Armed Marches, Free Speech, and Legal Entanglements: The Kokesh Connection

Many within the Patriot Community will remember that back in 1994, Linda Thompson proposed a march into Washington DC where congressmen would be hung from lampposts. Needless to say, it was called off, perhaps because the idea itself was dangerously ill-conceived, but the kernel of the idea never completely went away. It has been germinating this entire time, yet most patriots consider it more as a fanciful whim rather than as a serious opportunity. A variation of this original scheme has been proposed recently by one Adam Kokesh; however, in the interest of fair play, it would behoove us to first understand him as well as other events that have recently transpired.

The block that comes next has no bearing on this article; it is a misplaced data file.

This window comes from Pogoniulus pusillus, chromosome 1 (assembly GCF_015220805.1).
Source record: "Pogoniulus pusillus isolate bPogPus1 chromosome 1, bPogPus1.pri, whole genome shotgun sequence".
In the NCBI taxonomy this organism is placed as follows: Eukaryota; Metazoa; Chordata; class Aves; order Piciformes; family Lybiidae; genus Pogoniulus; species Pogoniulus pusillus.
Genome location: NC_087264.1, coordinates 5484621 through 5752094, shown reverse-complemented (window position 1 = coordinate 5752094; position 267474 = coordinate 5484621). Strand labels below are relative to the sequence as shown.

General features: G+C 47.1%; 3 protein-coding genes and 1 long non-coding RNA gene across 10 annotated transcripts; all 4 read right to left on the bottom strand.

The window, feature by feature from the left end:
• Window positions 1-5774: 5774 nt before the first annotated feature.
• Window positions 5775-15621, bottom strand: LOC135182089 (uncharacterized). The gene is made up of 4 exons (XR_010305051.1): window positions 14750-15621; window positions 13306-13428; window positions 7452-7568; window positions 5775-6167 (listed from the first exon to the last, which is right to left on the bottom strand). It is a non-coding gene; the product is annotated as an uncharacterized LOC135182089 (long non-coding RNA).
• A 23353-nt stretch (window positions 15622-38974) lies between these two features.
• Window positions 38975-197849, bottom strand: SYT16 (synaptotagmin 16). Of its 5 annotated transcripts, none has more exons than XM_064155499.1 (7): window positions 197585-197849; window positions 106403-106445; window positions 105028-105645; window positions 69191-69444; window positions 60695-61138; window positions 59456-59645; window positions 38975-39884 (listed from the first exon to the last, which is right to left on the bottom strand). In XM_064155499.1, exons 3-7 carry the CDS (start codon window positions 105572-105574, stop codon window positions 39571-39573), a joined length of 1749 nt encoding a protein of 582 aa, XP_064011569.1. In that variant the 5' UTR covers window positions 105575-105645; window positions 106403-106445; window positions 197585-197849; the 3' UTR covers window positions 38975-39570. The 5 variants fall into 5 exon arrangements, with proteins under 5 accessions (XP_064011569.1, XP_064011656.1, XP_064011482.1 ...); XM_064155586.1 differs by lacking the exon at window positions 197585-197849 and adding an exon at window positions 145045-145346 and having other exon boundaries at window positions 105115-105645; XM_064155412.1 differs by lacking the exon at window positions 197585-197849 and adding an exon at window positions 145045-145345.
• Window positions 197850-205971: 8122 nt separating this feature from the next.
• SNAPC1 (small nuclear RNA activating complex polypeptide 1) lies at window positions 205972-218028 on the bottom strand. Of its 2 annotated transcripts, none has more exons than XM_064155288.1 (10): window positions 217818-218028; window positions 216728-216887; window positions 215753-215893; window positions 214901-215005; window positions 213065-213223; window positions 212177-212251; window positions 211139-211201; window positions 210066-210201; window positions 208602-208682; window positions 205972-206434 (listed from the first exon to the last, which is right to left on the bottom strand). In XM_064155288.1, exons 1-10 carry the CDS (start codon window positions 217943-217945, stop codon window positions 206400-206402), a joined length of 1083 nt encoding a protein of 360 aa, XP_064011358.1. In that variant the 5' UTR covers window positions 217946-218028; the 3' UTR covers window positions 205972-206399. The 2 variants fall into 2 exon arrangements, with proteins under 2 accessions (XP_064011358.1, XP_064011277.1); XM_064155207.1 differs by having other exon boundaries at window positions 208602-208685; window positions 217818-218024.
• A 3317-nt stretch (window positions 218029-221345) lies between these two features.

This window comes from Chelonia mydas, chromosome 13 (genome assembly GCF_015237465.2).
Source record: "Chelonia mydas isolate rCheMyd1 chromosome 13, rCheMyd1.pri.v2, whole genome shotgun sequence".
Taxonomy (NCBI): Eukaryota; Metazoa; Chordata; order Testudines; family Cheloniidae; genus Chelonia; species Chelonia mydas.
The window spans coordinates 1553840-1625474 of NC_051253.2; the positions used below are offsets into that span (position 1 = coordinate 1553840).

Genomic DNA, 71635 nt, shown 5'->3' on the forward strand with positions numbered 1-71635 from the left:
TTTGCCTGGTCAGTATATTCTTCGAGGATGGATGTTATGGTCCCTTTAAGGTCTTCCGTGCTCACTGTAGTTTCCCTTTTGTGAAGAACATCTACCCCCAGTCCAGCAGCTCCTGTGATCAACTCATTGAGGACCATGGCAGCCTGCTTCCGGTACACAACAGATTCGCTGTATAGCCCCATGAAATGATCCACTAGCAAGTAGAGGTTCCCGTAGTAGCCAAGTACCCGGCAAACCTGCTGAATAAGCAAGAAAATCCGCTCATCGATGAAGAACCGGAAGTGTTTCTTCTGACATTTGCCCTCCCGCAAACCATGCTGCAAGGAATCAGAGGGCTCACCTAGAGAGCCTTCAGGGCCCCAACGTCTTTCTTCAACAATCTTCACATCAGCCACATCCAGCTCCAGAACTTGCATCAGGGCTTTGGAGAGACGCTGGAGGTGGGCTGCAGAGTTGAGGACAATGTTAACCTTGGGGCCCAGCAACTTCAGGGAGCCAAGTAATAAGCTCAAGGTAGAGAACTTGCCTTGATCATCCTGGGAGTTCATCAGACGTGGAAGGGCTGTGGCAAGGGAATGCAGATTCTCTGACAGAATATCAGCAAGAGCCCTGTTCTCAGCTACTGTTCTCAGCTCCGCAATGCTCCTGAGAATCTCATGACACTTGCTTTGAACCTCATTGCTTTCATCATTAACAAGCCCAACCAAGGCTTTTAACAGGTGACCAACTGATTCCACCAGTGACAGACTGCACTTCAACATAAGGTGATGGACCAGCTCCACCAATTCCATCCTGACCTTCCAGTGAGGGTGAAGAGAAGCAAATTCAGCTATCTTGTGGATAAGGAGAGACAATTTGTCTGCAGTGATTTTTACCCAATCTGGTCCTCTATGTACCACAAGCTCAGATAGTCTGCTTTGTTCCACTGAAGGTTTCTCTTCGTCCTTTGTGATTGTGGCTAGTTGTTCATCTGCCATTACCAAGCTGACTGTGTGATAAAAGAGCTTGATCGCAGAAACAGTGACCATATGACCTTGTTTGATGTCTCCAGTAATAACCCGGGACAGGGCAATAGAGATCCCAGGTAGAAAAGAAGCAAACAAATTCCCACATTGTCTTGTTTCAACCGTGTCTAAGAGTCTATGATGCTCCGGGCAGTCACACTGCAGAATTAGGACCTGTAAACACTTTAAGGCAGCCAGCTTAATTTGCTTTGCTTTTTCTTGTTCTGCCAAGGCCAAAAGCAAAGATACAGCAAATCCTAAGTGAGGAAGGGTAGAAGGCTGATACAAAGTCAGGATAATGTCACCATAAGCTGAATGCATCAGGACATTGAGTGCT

Kokesh has been accused by many conservatives in the blogsophere for courting “leftists” and otherwise associating with individuals and organizations held to be allegedly un-American. It would seem to be the case that the sources for these claims are simply based on unfounded speculations, conjecture, and rumor. Kokesh got his start in political activism by joining Iraq Veterans Against the War (IVAW), even going so far as to tattoo the acronym on the inside of his right arm; however, this seems to form the only foundation for the potentially libelous claims, for from here, it gets quite slippery.